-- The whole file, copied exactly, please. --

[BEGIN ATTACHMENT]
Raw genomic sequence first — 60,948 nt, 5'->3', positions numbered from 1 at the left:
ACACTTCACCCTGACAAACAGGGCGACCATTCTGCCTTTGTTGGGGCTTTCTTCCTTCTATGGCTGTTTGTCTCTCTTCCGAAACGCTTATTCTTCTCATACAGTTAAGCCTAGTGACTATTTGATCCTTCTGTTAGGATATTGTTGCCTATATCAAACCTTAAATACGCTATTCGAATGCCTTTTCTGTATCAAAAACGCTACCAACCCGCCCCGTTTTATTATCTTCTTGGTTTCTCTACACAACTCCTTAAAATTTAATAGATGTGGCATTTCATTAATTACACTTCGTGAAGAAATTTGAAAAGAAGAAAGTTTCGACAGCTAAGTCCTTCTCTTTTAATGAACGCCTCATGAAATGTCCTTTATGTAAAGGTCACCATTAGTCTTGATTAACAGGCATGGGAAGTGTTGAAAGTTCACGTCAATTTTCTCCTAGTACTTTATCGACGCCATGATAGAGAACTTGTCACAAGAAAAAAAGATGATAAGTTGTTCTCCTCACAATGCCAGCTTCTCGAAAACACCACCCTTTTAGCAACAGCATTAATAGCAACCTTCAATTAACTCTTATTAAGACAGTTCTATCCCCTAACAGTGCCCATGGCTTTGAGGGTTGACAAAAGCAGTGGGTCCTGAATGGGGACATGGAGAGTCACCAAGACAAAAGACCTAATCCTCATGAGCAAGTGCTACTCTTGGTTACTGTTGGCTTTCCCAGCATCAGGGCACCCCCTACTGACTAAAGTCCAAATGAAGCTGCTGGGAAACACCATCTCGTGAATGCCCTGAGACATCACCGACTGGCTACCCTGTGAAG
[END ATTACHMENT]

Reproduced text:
Raw genomic sequence first — 60,948 nt, 5'->3', positions numbered from 1 at the left:
ACACTTCACCCTGACAAACAGGGCGACCATTCTGCCTTTGTTGGGGCTTTCTTCCTTCTATGGCTGTTTGTCTCTCTTCCGAAACGCTTATTCTTCTCATACAGTTAAGCCTAGTGACTATTTGATCCTTCTGTTAGGATATTGTTGCCTATATCAAACCTTAAATACGCTATTCGAATGCCTTTTCTGTATCAAAAACGCTACCAACCCGCCCCGTTTTATTATCTTCTTGGTTTCTCTACACAACTCCTTAAAATTTAATAGATGTGGCATTTCATTAATTACACTTCGTGAAGAAATTTGAAAAGAAGAAAGTTTCGACAGCTAAGTCCTTCTCTTTTAATGAACGCCTCATGAAATGTCCTTTATGTAAAGGTCACCATTAGTCTTGATTAACAGGCATGGGAAGTGTTGAAAGTTCACGTCAATTTTCTCCTAGTACTTTATCGACGCCATGATAGAGAACTTGTCACAAGAAAAAAAGATGATAAGTTGTTCTCCTCACAATGCCAGCTTCTCGAAAACACCACCCTTTTAGCAACAGCATTAATAGCAACCTTCAATTAACTCTTATTAAGACAGTTCTATCCCCTAACAGTGCCCATGGCTTTGAGGGTTGACAAAAGCAGTGGGTCCTGAATGGGGACATGGAGAGTCACCAAGACAAAAGACCTAATCCTCATGAGCAAGTGCTACTCTTGGTTACTGTTGGCTTTCCCAGCATCAGGGCACCCCCTACTGACTAAAGTCCAAATGAAGCTGCTGGGAAACACCATCTCGTGAATGCCCTGAGACATCACCGACTGGCTACCCTGTGAAG